It is a truth, universally acknowledged, that sand will get into pretty much everything it manages to contact. And while washing the grit away is one thing—however long it takes to get it all—working with the granular material in film, and protecting delicate gear as you go, is a bit more troublesome.
“It’s very dangerous, because it just gets everywhere,” aAron Munson says. “When you’re shooting with cameras that have fans going in them … you really have to be careful about that.”
It’s something Munson found himself facing, along with collaborators Eva Colmers and Gary James Joynes, over the course of making their experimental short 2.57k. Working with 80 cubic feet of sand—being whipped into plumes of dust by dancers, no less—while keeping it out of the cameras was, uh no, day at the beach.
“But on the screen,” he notes, “it’s beautiful.”
Sitting beside him in a Whyte Avenue coffee shop, Colmers grins her agreement. The pair, two-thirds of 2.57k’s collaborative core (Joynes is out of town), have no lingering resentments about their material of choice: sand was central to the 14-minute short that blends all three’s talents.
2.57k began without much shape, just a desire to collaborate: after Colmers, a filmmaker, saw Joynes’ work at a media-arts conference, the two fell into discussion and agreed to find some future project to work on. A few meetings later, they weren’t any closer to a firm idea, but Colmers brought Munson on board, and between the three of them, sketched out ideas for the experimental short. (The weekend’s screening of the finished 2.57k, before it heads off to film festivals, will be paired with a few selections from each of its central collaborator’s other works, too.)
The bedrock of 2.57k is Joynes’ art: a mix of audio and visual, he uses frequencies to manipulate sand into patterns, effectively painting with sound itself. Different frequencies produce different patterns, but 2570 Hz is one in which the sand won’t actually settle into a pattern, but continue to swirl and dance.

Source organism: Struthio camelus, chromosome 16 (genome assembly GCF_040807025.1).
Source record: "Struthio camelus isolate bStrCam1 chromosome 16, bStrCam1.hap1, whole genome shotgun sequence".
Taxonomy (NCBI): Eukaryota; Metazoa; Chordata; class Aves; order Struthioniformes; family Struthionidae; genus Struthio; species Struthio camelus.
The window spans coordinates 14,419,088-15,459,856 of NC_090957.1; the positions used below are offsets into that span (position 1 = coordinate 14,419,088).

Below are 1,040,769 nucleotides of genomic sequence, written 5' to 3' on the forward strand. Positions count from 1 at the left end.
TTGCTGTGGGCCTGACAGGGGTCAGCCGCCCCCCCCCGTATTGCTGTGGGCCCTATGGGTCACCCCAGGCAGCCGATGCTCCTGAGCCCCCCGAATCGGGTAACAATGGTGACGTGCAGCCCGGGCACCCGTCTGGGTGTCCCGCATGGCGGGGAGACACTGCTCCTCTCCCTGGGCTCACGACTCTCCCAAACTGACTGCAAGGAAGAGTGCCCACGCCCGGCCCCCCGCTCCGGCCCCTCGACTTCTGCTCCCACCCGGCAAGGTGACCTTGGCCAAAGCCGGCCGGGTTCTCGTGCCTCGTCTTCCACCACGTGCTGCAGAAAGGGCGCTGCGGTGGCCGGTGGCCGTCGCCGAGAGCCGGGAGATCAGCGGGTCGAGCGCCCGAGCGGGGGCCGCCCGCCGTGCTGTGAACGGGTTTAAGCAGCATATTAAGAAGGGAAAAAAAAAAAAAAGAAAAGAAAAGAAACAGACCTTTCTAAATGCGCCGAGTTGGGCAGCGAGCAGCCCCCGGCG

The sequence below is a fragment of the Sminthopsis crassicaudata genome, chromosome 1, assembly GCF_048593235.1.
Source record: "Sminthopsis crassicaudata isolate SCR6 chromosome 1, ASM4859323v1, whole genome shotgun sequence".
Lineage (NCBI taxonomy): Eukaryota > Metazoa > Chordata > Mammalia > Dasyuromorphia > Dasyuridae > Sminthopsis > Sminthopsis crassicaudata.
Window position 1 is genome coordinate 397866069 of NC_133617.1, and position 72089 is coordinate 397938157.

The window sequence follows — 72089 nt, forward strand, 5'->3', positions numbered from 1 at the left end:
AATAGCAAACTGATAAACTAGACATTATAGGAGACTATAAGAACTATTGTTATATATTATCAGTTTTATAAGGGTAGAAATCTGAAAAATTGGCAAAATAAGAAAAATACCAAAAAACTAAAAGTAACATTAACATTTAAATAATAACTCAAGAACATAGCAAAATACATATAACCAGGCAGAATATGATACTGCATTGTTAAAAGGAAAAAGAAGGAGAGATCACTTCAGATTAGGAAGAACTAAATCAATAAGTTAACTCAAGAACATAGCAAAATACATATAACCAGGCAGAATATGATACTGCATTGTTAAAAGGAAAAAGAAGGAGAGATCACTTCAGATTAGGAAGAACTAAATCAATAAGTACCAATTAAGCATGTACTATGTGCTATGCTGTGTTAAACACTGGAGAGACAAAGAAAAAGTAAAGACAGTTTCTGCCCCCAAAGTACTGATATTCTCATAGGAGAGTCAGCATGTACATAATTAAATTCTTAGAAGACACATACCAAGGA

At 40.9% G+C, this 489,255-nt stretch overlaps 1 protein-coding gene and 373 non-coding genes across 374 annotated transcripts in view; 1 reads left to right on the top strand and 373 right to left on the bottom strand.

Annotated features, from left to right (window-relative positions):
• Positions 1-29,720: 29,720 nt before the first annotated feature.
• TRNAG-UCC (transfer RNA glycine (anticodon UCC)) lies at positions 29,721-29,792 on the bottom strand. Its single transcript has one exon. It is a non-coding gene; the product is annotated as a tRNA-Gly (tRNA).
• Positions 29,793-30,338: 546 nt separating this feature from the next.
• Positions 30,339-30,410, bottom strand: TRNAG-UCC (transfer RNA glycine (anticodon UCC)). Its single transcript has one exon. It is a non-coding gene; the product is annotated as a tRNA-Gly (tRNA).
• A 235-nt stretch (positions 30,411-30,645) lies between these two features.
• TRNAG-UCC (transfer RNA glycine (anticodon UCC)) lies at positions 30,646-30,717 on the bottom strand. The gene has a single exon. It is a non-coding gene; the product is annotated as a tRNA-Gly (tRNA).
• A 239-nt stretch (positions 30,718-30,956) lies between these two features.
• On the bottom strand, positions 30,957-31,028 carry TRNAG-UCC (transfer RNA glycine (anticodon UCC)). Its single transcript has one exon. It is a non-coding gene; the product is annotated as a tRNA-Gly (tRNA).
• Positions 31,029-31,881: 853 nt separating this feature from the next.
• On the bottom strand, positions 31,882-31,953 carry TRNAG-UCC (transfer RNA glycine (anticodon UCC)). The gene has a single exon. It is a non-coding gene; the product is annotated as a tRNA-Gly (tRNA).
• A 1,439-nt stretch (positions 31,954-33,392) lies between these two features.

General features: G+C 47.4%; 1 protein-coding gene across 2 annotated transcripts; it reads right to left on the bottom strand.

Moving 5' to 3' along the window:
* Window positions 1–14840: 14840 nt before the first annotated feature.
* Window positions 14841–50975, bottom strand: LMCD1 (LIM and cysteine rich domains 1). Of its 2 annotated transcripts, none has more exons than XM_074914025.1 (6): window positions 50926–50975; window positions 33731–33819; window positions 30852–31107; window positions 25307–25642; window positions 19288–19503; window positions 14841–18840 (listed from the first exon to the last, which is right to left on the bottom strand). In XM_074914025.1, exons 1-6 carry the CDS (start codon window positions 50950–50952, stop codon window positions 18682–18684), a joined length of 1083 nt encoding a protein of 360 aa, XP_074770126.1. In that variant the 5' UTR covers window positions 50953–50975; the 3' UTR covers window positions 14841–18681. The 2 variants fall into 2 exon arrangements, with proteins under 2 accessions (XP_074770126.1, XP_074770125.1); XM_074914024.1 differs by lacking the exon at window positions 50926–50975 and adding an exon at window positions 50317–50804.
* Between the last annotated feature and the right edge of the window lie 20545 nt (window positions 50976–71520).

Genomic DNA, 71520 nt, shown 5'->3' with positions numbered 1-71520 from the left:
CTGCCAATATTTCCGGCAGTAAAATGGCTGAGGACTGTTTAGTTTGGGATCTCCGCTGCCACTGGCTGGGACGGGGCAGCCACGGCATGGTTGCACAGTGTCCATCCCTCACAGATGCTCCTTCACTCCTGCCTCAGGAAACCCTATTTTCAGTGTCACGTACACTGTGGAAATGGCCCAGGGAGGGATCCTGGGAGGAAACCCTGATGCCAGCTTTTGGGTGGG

“[The frequency] was something Gary had found before, and wasn’t sure if he could find again,” Munson says. “We wanted to capture it with the camera we had, not knowing that it would be the title of the piece.”
That camera in question was a high-speed Phantom, which they used to film Joynes’ process at 1000 to 1500 frames per second.
“A three-second moment actually takes a minute-and-a-half to play out in real time,” Munson says.
“We witnessed something that the naked eye is not privileged to see,” Colmers adds, beaming. “The beautiful patterns of Gary’s, that he is driving through the frequency on that metal plate—suddenly you watched what each sand grain was doing.”
That’s one component of 2.57k. The other part shifts perspective from micro to macro: in, and on a pile of sand we see two figures engage in mix of movements that sometimes attract, sometimes repel each other.
“I come from the theatre, so I needed some kind of loose, dramatic thread—even though its experimental,” Colmers notes. “Hence the two performers/dancers, who lead us through that loose story.”
And a whole lot of sand, too, which was provided by Sand Recycling, the only company they could find that would take it back (and clean it for future use) afterwards.
They had rehearsed some ideas with the dancers beforehand, but once the sand was delivered and filming began, unexpected moments and ideas presented themselves too.
“I really enjoyed that process,” Munson says. “There’s times when I liked everything laid out, storyboarded, but it’s nice to sometimes to be able to throw that out the window and say, ‘I want to try this.’ In the moment, a lot of times, that’s when inspiration comes.”
Sun, May 24 (1 pm)
Metro Cinema at the Garneau